19 2.12 ia Calculates MA coefficients using the innovations algorithm. ia(x,q,m=17) x q m Data MA order Recursion level Returns a list with the following components. $phi 0 $theta MA coefficients [1:q] = θ 1,..., θ q $sigma2 White noise variance σ 2 $aicc Akaike information criterion corrected $se.phi 0 $se.theta Standard errors for MA coefficients Normally m should be set to the default 17 even when fewer MA coefficients are required. The following example generates results that match Introduction to Time Series and Forecasting p R> y = diff(dowj) R> a = ia(y,17) R> round(a$theta,4) [1] [9] [17] R> round(a$theta/a$se/1.96,4) [1] [9] [17] The formula for the standard error of the jth coefficient is given on p. 152 of Introduction to Time Series and Forecasting as [ j 1 σ j = n 1/2 i=0 ˆθ 2 mi ] 1/2 where ˆθ m0 = 1. Hence the standard error for ˆθ 1 is σ 1 = n 1/2. 19
20 2.13 ma.inf Returns the MA( ) coefficients ψ 0, ψ 1,..., ψ n where ψ 0 = 1. ma.inf(m,n) { a ARMA model n Order A vector of length n+1 is returned to accommodate ψ 0 at index 1. R> a = yw(sunspots,2) R> ma.inf(a,10) [1] [6] [11] For causal ARMA processes, MA( ) is the polynomial ψ(z) such that The corresponding moving average is ψ(z) = θ(z) φ(z) = 1 + ψ 1z + ψ 2 z 2 + X t = ψ(b)z t = Z t + ψ 1 Z t 1 + ψ 2 Z t 2 + The coefficients ψ j are calculated recursively using the following formula. (See p. 85 of Introduction to Time Series and Forecasting.) ψ j = θ j + p φ k ψ j k j = 1, 2,... k=1 20
21 2.14 periodogram Plots a periodogram. periodogram(x,q=0,opt=2) x q opt Data MA filter order Plot option The periodogram vector divided by 2π is returned invisibly. The plot options are 0 for no plot, 1 to plot only the periodogram, and 2 to plot both the periodogram and the filter coefficients. The filter q can be a vector in which case the overall filter is the composition of MA filters of the designated orders. R> periodogram(sunspots,c(1,1,1,1)) Filter (Smoothed Periodogram)/2pi Smoothing Filter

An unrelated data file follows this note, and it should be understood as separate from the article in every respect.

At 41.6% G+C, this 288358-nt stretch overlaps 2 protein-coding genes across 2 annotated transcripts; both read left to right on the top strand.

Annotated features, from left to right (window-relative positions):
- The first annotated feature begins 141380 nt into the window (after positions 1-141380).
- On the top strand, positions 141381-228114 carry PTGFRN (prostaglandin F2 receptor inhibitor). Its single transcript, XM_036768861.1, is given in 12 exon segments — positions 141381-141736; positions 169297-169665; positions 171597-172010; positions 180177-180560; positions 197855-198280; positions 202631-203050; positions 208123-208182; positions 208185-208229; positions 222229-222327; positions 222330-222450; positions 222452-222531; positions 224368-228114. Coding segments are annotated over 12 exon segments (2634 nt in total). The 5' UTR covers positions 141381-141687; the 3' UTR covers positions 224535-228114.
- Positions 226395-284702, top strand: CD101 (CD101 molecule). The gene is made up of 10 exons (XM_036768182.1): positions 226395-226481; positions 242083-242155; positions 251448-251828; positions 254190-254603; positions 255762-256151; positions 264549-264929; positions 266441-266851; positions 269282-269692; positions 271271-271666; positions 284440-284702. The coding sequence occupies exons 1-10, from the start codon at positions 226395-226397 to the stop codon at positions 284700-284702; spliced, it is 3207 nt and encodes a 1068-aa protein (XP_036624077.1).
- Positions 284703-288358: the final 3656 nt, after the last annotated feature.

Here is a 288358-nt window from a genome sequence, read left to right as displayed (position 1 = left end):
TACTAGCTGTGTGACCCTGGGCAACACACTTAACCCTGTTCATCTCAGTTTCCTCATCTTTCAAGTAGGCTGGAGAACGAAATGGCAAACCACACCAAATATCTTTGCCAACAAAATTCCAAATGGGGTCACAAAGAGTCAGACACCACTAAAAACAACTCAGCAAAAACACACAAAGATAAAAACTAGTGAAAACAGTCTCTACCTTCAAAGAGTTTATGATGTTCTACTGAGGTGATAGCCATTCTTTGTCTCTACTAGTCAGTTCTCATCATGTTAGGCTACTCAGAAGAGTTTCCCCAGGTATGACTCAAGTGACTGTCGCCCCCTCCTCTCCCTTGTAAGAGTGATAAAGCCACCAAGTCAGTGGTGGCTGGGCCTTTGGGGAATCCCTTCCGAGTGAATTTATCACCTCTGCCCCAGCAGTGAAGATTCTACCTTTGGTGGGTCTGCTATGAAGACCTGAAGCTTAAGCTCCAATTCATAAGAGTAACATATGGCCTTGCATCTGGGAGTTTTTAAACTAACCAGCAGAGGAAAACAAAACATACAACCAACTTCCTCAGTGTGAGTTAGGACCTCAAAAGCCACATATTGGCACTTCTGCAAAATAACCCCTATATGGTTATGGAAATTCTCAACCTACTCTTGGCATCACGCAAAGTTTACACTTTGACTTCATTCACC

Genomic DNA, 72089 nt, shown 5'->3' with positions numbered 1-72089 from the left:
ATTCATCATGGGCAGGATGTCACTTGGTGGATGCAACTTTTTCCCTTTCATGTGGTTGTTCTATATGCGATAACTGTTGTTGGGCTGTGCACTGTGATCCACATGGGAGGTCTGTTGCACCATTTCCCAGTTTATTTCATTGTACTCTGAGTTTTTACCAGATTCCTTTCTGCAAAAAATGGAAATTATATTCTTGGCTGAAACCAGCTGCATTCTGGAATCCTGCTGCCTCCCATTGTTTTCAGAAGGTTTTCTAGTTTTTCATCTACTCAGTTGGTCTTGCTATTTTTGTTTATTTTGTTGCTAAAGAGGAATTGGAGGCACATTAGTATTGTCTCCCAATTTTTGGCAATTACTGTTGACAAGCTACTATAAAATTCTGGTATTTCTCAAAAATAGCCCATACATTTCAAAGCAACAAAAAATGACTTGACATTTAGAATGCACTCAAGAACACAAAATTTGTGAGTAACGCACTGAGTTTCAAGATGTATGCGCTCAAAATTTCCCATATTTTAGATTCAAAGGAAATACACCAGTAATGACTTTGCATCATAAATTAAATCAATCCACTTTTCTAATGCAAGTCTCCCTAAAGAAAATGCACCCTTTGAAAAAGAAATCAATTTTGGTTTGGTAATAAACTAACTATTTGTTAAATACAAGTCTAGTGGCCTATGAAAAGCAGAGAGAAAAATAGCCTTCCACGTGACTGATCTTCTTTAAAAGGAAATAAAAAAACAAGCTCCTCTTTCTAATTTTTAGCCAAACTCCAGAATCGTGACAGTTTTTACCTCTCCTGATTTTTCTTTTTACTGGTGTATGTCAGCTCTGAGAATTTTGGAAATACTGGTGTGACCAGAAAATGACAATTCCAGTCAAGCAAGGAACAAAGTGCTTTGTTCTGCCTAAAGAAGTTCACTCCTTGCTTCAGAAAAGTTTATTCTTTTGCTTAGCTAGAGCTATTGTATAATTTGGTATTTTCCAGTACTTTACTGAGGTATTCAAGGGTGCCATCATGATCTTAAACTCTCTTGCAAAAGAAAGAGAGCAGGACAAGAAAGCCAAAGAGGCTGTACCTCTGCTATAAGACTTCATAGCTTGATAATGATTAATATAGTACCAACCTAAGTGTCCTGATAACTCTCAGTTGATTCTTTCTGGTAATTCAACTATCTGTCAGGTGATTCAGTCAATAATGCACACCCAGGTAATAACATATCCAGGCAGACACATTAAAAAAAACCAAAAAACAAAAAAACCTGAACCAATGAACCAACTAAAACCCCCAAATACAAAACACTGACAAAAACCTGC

22 2.15 plota Plots data and/or model ACF and PACF side by side similar to ITSM plota(u,v=null,h=40) { u, v Data and/or ARMA model, in either order h Maximum lag R> plota(sunspots) ACF PACF Data Data Lag Lag R> a = yw(sunspots,2) R> plota(sunspots,a) ACF PACF Data Model Data Model Lag Lag The following example demonstrates the utility of the ±1.96/ n bounds as a test for noise. R> noise = rnorm(200) R> plota(noise) 22
23 ACF PACF Data Data Lag Lag 23
24 2.16 plotc Plots one or two time series in color similar to ITSM plotc(y1,y2=null) { y1 Blue line with knots y2 Red line without knots R> plotc(uspop) R> y = trend(uspop,2) R> plotc(uspop,y)
25 2.17 plots Plots the spectrum of data or an ARMA model. plots(u) { u Data or an ARMA model R> a = specify(ar=c(0,0,0.99)) R> plots(a) Model Spectrum